Although you might think the terms are synonymous, they are not. That’s why it is important to understand what each order does and when it should be used.
If you are subject to a civil protection order or a restraining order, you will need representation from an experienced defense attorney to protect your rights.
Trying to defend yourself during either proceeding could leave you in dire straits. In Omaha and all across Nebraska, defense lawyer Thomas M. Petersen is a lawyer you can trust.
He won’t judge you, and he won’t lecture you. Instead, he will vigorously defend you and your rights.
Protection vs. Restraining Order: What’s the Difference?
The primary distinction between a restraining order and a civil protection order lies in their scope and purpose. A restraining order typically applies to individuals engaged in legal disputes, while a civil protection order is specifically intended for cases involving domestic violence or harassment. While a restraining order can be sought for various civil conflicts, a civil protection order is specifically designed to safeguard victims of abuse or harassment within a domestic setting.
The court can hear the petition ex parte, meaning that the petitioner is allowed to appear before the judge without the respondent’s presence if the court determines that the petitioner is in immediate danger of abuse.
If the judge does not grant the emergency ex parte protection order, they can opt to hold an evidentiary hearing within 14 days to determine if they should issue a temporary order.
If the judge authorizes the ex parte order and the respondent files a request to conduct a hearing to show cause, the judge must order a hearing within 30 days of the respondent’s request.
The ex parte order becomes permanent if the following occurs:
- The respondent receives proper notice of the order but does not request a show cause hearing,
- The respondent fails to appear at a show cause hearing, or
- The respondent appears at the hearing but fails to convince the judge that they should not grant a final protection order.
If you are the respondent, you will likely do far better at convincing the judge to refrain from issuing such an order if you have a lawyer to argue for you.
Terms of Civil Protection Orders
A final protection order significantly limits your freedom. Specifically, a judge can order you to do the following:
- Refrain from restraining the petitioner or impeding the petitioner’s freedom;
- Refrain from threatening, assaulting, molesting, attacking, or otherwise disturbing the petitioner’s peace;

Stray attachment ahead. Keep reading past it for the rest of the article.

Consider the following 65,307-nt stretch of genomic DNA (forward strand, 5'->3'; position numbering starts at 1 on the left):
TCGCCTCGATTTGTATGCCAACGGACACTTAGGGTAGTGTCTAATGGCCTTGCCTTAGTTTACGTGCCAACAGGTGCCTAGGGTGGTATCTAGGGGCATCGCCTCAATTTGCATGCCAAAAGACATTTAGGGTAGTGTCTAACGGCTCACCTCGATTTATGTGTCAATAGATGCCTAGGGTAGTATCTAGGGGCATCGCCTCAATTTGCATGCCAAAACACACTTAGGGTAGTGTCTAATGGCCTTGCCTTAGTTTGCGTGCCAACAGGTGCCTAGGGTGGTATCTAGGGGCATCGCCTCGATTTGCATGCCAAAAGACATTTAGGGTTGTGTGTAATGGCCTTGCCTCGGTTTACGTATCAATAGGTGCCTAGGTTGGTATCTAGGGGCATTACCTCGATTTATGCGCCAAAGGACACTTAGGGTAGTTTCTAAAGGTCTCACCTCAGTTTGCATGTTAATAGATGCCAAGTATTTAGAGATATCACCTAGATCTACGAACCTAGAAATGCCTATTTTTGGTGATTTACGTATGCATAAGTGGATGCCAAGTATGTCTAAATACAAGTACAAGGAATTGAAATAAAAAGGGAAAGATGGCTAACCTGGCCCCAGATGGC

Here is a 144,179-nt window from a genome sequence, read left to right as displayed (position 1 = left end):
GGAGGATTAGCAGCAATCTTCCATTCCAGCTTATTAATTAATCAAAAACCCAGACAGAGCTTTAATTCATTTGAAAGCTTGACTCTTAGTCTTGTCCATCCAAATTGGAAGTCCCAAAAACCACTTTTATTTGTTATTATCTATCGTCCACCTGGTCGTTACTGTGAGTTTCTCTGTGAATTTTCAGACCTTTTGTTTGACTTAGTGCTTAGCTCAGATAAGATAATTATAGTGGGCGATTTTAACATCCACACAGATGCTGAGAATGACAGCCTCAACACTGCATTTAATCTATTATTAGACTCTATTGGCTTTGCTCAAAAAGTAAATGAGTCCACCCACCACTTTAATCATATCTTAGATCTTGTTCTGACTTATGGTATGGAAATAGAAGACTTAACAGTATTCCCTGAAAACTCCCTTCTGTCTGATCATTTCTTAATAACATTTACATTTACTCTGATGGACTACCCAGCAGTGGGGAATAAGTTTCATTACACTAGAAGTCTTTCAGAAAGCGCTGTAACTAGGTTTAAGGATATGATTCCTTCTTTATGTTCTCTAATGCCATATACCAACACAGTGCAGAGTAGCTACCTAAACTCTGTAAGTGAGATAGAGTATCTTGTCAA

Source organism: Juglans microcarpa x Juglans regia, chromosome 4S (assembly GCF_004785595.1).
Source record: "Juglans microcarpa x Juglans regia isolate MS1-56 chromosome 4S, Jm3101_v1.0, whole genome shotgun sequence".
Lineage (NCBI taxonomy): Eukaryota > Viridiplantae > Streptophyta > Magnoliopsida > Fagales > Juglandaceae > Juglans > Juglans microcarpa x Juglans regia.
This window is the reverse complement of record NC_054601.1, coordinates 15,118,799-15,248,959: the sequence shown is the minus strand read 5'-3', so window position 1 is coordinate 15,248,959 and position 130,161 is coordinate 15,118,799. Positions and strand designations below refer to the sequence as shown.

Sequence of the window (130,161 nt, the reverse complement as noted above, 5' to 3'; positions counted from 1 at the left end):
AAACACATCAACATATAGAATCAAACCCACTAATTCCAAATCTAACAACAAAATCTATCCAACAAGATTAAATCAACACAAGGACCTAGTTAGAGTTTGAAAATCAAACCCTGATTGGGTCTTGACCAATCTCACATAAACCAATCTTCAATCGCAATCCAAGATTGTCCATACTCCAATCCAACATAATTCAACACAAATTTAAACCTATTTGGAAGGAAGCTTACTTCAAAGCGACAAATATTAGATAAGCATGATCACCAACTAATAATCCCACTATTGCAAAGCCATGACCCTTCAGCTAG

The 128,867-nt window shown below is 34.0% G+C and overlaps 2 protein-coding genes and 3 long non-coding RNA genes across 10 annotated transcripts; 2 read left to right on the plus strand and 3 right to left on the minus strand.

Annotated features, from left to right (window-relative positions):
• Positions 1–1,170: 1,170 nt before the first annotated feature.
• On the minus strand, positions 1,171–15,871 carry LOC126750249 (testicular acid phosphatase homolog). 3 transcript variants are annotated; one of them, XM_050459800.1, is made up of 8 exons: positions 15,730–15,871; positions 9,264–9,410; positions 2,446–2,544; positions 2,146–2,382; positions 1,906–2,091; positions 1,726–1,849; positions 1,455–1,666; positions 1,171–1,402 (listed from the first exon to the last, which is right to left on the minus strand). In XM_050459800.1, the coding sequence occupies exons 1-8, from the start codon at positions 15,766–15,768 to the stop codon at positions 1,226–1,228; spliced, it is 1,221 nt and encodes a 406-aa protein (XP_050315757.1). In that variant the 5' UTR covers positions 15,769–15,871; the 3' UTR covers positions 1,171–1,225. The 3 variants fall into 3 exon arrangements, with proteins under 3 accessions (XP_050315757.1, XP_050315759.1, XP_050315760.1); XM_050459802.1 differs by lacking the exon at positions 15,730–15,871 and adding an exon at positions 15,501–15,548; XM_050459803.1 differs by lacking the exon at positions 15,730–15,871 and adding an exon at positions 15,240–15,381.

- Refrain from contacting the petitioner in any way, either directly or indirectly;
- Refrain from residing with the petitioner even if you own the house;
- Stay away from the petitioner;
- Stay away from places the petitioner frequently visits, like a place of employment or school;
- Relinquish custody of your children for up to 90 days; or
- Refrain from possessing or purchasing a firearm or ammunition.
The judge can enter any other order deemed necessary to protect the petitioner. A final order lasts for one year but can be extended.
The most significant difference between civil protection orders and restraining orders is the punishment for violating the order. Violating a civil protection order is a criminal offense, and violating a restraining order is contempt of court.
What Are Restraining Orders?
Courts issue restraining orders to prevent irreparable harm or maintain the status quo when there are no allegations of violence.
Plaintiffs usually file petitions for restraining orders when initiating civil lawsuits, including divorce proceedings.
For example, the petitioner could ask the court for an order restraining you from emptying a bank account you hold jointly with the petitioner, selling property, or ordering you to return any jointly-owned personal property you allegedly took.
Like civil protection orders, a petitioner can ask for an ex parte temporary restraining order. A judge can grant the temporary restraining order without notifying you; however, the order is only valid for 10 days.
As the respondent, you have the right to a hearing to ask the judge to dissolve the temporary restraining order. You must give the petitioner two days’ notice before conducting a hearing to dissolve the temporary restraining order.
What Rights Do You Have?
In either situation, you have the right to hire an attorney. Additionally, you have the right to receive notice of the allegations against you and to argue in opposition to the petition.
You also have the right to ask the court to dissolve the civil protection order even after the court issued it. You also have the right to remain silent and not speak in court if doing so could implicate you in a crime.
Call Today for Answers to Your Questions Regarding Civil Protection Orders Vs. Restraining Orders
Having the right lawyer to defend you could mean the difference between living the way you want or being subject to a restrictive court order.
Nebraska defense attorney Tom Petersen and his team with Petersen Criminal Defense Law are ready to defend your freedom. Call 402-512-5938 for a free case evaluation from an experienced Omaha criminal defense attorney.